Aula virtuale

Final grades have been published (under the "Grades" tab).
Unelss you tell me otherwise (via email), I will register your grades by
Friday, January 20, 2022.

The course will be delivered in "blended" mode where lessons can be followed either in person or online through MS Teams. The number of students that can be present in person is limited by classroom capacity and the health and safety regulations due to the pandemic. To follow the lectures in person, you must reserve your seat one week in advance through the site presente. In any case, the entire course can be followed online through MS Teams.

Course Description: Modern computing systems and services often rely on large numbers of independent interacting components to provide their functions. Under certain conditions, the behavior that results from these interactions can be unexpected and surprising. Complexity Science is an interdisciplinary field for studying global behaviors resulting from many simple local interactions in an effort to characterize and control them. Networks allow us to formalize the structure of interactions. They play a central role in the transmission of information, transportation of goods, spread of diseases, diffusion of innovation, formation of opinions and adoption of new technologies. Network Science is an interdisciplinary field for studying the interconnectedness of modern life by exploring fundamental properties that govern the structure and dynamic evolution of networks.

Prerequisites: Basic notiions of computer system architecture, computer networks, operating systems, and probability theory.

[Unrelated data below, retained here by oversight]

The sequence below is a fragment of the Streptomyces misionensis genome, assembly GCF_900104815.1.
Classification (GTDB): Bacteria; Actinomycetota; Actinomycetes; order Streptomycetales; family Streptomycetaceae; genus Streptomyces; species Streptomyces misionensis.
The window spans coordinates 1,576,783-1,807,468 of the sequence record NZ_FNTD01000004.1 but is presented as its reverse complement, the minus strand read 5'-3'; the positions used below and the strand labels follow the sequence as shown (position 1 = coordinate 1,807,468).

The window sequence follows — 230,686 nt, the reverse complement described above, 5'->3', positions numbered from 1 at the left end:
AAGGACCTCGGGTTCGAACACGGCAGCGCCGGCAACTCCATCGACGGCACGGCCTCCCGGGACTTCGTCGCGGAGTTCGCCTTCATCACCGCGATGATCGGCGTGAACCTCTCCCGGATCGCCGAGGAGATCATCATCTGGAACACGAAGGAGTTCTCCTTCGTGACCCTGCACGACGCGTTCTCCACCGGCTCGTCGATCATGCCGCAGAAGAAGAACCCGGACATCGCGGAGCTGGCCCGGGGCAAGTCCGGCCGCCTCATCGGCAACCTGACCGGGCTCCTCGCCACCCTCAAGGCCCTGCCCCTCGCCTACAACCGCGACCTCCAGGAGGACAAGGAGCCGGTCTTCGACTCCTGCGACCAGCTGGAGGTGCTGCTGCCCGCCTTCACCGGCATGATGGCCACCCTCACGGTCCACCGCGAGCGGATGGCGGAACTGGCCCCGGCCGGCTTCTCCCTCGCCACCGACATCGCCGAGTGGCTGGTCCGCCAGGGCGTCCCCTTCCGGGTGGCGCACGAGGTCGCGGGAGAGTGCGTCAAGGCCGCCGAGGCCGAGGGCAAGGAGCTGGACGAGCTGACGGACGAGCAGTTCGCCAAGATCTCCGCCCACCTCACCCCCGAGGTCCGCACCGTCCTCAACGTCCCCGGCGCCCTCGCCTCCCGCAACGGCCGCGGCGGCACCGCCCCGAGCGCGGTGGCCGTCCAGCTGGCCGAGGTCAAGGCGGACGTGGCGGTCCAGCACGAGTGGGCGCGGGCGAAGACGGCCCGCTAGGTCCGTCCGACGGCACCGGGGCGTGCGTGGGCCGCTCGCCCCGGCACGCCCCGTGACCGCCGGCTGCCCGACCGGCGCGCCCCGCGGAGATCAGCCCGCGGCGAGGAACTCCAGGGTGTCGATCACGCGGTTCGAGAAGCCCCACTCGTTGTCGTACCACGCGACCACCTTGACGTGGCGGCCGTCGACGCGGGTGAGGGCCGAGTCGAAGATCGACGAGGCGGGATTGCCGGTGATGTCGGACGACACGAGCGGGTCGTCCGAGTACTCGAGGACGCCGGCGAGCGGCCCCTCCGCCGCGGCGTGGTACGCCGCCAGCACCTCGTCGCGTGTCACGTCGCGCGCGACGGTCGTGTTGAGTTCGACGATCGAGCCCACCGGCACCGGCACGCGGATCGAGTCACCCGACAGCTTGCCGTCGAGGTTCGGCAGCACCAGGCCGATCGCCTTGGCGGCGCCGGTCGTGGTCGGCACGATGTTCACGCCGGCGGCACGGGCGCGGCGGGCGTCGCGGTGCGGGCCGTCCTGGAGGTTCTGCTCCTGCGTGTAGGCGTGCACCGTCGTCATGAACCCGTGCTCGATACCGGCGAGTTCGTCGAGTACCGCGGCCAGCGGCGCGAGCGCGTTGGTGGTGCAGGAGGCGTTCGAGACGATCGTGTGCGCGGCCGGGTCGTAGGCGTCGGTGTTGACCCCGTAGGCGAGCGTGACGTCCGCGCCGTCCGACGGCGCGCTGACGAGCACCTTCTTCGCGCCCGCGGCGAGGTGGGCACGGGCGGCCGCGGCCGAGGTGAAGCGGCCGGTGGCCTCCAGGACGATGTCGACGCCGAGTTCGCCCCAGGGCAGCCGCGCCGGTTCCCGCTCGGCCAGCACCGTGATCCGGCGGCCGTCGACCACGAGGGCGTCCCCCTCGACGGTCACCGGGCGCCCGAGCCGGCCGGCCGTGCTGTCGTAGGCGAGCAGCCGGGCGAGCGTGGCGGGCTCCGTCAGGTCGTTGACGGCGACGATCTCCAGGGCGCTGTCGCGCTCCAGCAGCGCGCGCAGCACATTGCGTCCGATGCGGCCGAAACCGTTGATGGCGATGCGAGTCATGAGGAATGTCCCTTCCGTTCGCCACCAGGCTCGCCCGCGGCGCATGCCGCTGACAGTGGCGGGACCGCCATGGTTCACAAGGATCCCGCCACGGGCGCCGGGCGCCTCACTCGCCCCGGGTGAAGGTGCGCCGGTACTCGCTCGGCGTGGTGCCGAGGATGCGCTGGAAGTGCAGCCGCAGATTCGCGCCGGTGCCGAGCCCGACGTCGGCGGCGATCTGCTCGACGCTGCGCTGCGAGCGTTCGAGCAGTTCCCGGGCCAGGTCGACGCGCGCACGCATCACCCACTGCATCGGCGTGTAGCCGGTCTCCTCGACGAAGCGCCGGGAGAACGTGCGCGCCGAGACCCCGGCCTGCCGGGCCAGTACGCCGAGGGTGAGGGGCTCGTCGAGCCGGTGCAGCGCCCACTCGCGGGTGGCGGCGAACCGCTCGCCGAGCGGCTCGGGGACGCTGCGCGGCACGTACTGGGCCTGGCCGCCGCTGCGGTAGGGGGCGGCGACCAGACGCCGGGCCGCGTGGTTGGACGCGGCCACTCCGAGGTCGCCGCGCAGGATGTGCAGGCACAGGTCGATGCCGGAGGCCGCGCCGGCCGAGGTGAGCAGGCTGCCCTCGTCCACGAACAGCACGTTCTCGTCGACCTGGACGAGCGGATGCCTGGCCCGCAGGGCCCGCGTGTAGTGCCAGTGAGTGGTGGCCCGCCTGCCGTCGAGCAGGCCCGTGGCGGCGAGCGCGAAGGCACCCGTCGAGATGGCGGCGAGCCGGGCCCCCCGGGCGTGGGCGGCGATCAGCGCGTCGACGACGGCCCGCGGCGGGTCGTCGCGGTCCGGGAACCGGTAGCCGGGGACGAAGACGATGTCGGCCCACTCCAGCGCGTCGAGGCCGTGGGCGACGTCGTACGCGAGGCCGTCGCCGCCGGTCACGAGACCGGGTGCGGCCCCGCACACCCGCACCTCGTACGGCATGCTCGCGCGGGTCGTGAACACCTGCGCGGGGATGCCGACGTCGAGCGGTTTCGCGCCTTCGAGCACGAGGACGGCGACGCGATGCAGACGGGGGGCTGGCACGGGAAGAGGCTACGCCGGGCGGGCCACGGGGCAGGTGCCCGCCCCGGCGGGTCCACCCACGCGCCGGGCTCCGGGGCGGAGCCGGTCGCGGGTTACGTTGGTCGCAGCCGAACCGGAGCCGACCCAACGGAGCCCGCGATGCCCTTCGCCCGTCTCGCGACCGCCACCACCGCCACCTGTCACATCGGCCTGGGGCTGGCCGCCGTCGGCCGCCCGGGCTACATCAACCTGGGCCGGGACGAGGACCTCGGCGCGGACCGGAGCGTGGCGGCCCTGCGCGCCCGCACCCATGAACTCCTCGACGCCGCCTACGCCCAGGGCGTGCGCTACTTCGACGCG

Lectures: Tuesday, Friday 9.00 - 11.00 (Aula E2); Thursday 11.00 - 13.00 (aula E1)

Office: Mura Anteo Zamboni 7, Room 104

Office Hours: Tuesdays 11.00 - 13.00 (or by appointment via Teams)

Evaluation: In the second half of the course, each student will present a research paper selected among these sites that are related to topics covered in the course. There will also be a final project to be completed individually using the PeerSim simulator or the NetLogo modelling environment. Final grade for the course will be based on three factors: (i) the research paper presentation (40%), (ii) the project written report (50%) and (iii) the project discussion (10%).

The presentation has to be delivered in English, based on slides prepared in English and will be evaluated based on the following points:

  1. Relevance of the topic to the course,
  2. Quality of the contents,
  3. Quality of the delivery,
  4. Quality of the slides,
  5. Adherence to the time limit (20 minutes)
  1. (EK) Networks, Crowds, and Markets: Reasoning about a Highly Connected World, D. Easley, J. Kleinberg. Cambridge University Press, 2010.
  2. (vS) Graph Theory and Complex Networks: An Introduction, M. van Steen. 2010.
  3. (F) The Computational Beauty of Nature, G. W. Flake. MIT Press, Cambridge MA. 2000.
  4. (MP) Complex Adaptive Systems: An Introduction to Computational Models of Social Life, J. H. Miller, S. E. Page. Princeton University Press, 2007.

Final Exam: The "oral final exam" is scheduled for:

Thursday, 13 January 2022 starting at 9.00.

The exam will entail a short discussion of your project work and should not take more than 5 minutes. We will start at 9.00 and proceed in the order that you signed up through AlmaEsami.